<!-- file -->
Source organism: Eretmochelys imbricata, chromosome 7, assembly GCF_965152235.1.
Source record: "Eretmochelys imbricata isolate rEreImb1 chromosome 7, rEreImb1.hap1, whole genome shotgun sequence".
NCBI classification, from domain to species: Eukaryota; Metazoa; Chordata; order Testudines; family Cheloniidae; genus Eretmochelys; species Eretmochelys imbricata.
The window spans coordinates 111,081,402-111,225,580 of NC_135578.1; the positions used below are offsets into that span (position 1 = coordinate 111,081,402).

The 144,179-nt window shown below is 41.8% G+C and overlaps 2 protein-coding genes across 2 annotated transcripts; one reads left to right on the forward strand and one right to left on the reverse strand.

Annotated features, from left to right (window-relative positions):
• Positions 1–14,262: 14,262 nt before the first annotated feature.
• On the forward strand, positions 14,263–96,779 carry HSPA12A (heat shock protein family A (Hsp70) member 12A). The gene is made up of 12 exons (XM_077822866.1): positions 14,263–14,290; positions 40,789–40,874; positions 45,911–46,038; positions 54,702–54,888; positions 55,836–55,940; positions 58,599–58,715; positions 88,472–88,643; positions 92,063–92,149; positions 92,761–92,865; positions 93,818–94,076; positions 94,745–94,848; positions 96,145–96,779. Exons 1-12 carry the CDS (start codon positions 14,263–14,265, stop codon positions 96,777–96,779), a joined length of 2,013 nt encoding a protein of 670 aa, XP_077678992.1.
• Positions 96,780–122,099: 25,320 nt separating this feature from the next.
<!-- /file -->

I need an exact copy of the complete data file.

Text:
Source organism: Eretmochelys imbricata, chromosome 7, assembly GCF_965152235.1.
Source record: "Eretmochelys imbricata isolate rEreImb1 chromosome 7, rEreImb1.hap1, whole genome shotgun sequence".
NCBI classification, from domain to species: Eukaryota; Metazoa; Chordata; order Testudines; family Cheloniidae; genus Eretmochelys; species Eretmochelys imbricata.
The window spans coordinates 111,081,402-111,225,580 of NC_135578.1; the positions used below are offsets into that span (position 1 = coordinate 111,081,402).

The 144,179-nt window shown below is 41.8% G+C and overlaps 2 protein-coding genes across 2 annotated transcripts; one reads left to right on the forward strand and one right to left on the reverse strand.

Annotated features, from left to right (window-relative positions):
• Positions 1–14,262: 14,262 nt before the first annotated feature.
• On the forward strand, positions 14,263–96,779 carry HSPA12A (heat shock protein family A (Hsp70) member 12A). The gene is made up of 12 exons (XM_077822866.1): positions 14,263–14,290; positions 40,789–40,874; positions 45,911–46,038; positions 54,702–54,888; positions 55,836–55,940; positions 58,599–58,715; positions 88,472–88,643; positions 92,063–92,149; positions 92,761–92,865; positions 93,818–94,076; positions 94,745–94,848; positions 96,145–96,779. Exons 1-12 carry the CDS (start codon positions 14,263–14,265, stop codon positions 96,777–96,779), a joined length of 2,013 nt encoding a protein of 670 aa, XP_077678992.1.
• Positions 96,780–122,099: 25,320 nt separating this feature from the next.